A six-channel DTS-HD soundtrack is provided with a mostly front and center track for dialogue and nice mix of 1960 & ‘70s tunes: “Venus” from Shocking Blue, “The Time Has Come Today” from The Chamber Brothers, “The Wind” from Cat Stevens, “In Memory of Elizabeth Reed” from the Allman Brothers Band, “Knock Three Time” from Tony Orlando & Dawn, “Crying, Laughing, Loving, Lying” from LabiSiffre. Holiday favorites include “The Most Wonderful Time of the Year” from Andy Williams and “Jingle Bells” from Herb Albert & The Tijuana Brass, plus an ensemble piano and guitar-driven score from composer Mark Orton (“Nebraska”).

(1&2) During the assembly the Priest honors the Barton grads whove died in battle including Mary Lambs (Da’Vine Joy Randolph) son, a recent grad, killed in Vietnam. (3&4) Student Teddy Kountze hopes to get into Cornell, but his failing grade on the mid-term sets off an argument with Dunham. (5&6) Kountze and Tully get into a fight, as student Alex Ollerman (Ian Dolley) says Kountze started it, and Korean Ye-Joon Park (Jim Kaplan) looks on.



The Blu-ray disc and digital include several deleted scenes, paired with Payne’s written explanations for their exclusion; and a featurette about working with Payne. Most interesting is the look at how the director cast “The Holdovers,” beginning with his lavish praise of his star: “There’s nothing Giamatti can’t do!”; “He makes bad dialogue sound good!”; “He’s the most widely read person I know!” etc. Payne says he wrote the part of Dunham especially for Giamatti, and reminisces about the two working together in “Sideways.” Payne says he would shoot extra takes of a scene with Giamatti, not because he needed to, but just because it was “so fun” to see what else the actor would come up with.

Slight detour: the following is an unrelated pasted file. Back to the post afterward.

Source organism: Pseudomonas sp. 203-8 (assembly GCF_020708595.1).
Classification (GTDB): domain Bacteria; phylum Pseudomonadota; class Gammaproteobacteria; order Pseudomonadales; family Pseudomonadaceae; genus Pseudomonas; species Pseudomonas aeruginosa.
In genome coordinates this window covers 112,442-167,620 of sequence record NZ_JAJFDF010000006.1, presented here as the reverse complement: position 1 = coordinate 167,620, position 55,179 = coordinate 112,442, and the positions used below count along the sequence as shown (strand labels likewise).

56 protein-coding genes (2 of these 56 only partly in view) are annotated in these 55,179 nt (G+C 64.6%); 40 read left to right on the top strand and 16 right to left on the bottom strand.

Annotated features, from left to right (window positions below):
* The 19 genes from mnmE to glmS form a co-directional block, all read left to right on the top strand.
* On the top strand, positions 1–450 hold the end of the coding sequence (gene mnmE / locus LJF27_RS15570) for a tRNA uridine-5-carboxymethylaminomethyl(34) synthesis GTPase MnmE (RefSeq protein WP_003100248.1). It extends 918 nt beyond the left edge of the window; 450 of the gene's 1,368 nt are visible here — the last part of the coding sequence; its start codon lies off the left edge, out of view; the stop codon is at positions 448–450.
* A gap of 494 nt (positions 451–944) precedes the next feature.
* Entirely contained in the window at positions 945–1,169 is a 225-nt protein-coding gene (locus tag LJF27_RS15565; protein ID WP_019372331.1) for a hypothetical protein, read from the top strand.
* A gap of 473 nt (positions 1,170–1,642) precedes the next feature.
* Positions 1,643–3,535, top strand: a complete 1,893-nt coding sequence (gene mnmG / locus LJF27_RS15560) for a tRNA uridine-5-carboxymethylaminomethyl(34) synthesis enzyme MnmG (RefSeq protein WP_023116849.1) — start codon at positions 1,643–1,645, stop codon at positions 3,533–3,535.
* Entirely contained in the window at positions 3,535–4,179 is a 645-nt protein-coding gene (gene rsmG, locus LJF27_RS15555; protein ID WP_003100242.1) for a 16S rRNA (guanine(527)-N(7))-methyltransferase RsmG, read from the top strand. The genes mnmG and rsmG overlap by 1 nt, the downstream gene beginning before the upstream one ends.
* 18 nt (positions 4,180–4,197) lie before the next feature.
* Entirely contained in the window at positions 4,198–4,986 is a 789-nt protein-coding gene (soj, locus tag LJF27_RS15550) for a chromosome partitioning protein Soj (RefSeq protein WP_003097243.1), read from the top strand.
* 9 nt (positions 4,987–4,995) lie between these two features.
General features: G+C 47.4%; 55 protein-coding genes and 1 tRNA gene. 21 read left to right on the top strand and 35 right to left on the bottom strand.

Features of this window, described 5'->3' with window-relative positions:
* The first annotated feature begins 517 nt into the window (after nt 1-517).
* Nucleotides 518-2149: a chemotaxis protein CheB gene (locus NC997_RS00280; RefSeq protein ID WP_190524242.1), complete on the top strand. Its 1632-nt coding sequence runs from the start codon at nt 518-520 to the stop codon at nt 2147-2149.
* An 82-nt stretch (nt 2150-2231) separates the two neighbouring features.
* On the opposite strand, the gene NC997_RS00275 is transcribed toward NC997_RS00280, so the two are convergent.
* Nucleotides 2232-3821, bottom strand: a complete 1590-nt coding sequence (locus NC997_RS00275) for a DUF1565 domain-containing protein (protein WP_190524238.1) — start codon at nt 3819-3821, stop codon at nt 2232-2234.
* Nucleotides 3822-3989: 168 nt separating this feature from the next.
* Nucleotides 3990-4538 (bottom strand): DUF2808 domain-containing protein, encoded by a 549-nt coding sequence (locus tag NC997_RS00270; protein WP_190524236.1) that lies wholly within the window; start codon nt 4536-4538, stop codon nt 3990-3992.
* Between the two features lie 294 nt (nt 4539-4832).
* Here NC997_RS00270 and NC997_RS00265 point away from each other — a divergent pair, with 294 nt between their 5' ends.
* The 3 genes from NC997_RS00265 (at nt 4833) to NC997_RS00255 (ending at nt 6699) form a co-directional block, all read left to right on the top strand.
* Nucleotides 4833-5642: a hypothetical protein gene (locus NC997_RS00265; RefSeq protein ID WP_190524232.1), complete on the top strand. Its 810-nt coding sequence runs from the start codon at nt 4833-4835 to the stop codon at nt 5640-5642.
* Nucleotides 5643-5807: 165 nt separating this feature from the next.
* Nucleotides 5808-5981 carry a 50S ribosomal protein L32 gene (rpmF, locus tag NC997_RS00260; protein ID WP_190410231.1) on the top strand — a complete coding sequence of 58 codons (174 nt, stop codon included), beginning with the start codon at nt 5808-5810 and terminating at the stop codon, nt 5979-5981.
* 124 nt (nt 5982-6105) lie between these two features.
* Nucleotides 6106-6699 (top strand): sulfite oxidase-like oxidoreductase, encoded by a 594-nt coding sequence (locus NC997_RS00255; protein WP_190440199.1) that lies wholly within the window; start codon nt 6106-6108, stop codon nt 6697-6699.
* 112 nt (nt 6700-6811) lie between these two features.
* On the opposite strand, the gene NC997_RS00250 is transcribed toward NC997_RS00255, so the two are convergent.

To find the students for the film, after having received over 800 audition tapes, Payne and casting director Susan Shopmaker decided instead to check with the boarding school drama departments at the schools where the film was going to be shot. The young men who play the students comment on their experience, including Korean-American Jim Kaplan, who plays Ye-Joon Park. He notes that he had to learn about Korean culture and work with a dialogue coach so he’d have a Korean accent. Sessa was a senior at his boarding school when he was cast. He talks about changing his focus to acting from sports after suffering an injury during a hockey game. He was totally relaxed during his audition, because he says he never dreamed he’d get the job.


Payne says he often likes to cast comedic actors for serious parts, and chose Randolph after seeing her in the comedy “Dolemite is My Name.” When he cast Carrie Preston, who plays a school employee who waitresses during breaks, Payne hadn’t realized she was well-known for her role in “The Good Wife” TV series. Producer Mark Johnson calls Payne a “humanist … he wants to tell a human story.” And a human story it is, sure to please audiences with its sensitive, warm vibes.


— Peggy Earle

(1) A handful of students are forced to study during the two weeks at Barton. (2&3) One of the rich students father comes to the rescue in his corporate helicopter and takes his son and the other students skiing. (4&5) Angus Tully is the only student left behind, since Dunham couldn’t get his mother on the phone. Angus dislocates his shoulder during an accident while running away from Dunham. (6) Dunham and Angus went to an in-town restaurant after the visit to the hospital.


(1&2) At a town Christmas party given by a Barton employee, Tully admires a snow globe. (3) The hostess (Carrie Preston) welcomes Dunham to the party. (4) The trio of misfits, having been asked to leave a fancy restaurant, makes a fiery outdoor version of Cherries Jubilee. (5) Dunham bids farewell to Tully, among other things.


Feb 01

Great news, a 4k disc being released in the UK.


Jan 19

The screenshots look fantastic, this is a must own. But I am hesitant since it is streaming in 4k. I want all that 70’s glory (scratches and all) in HDR. I would like to hold out for the 4k disc but I note even Sideways is still not released that way. Thanks for the great review!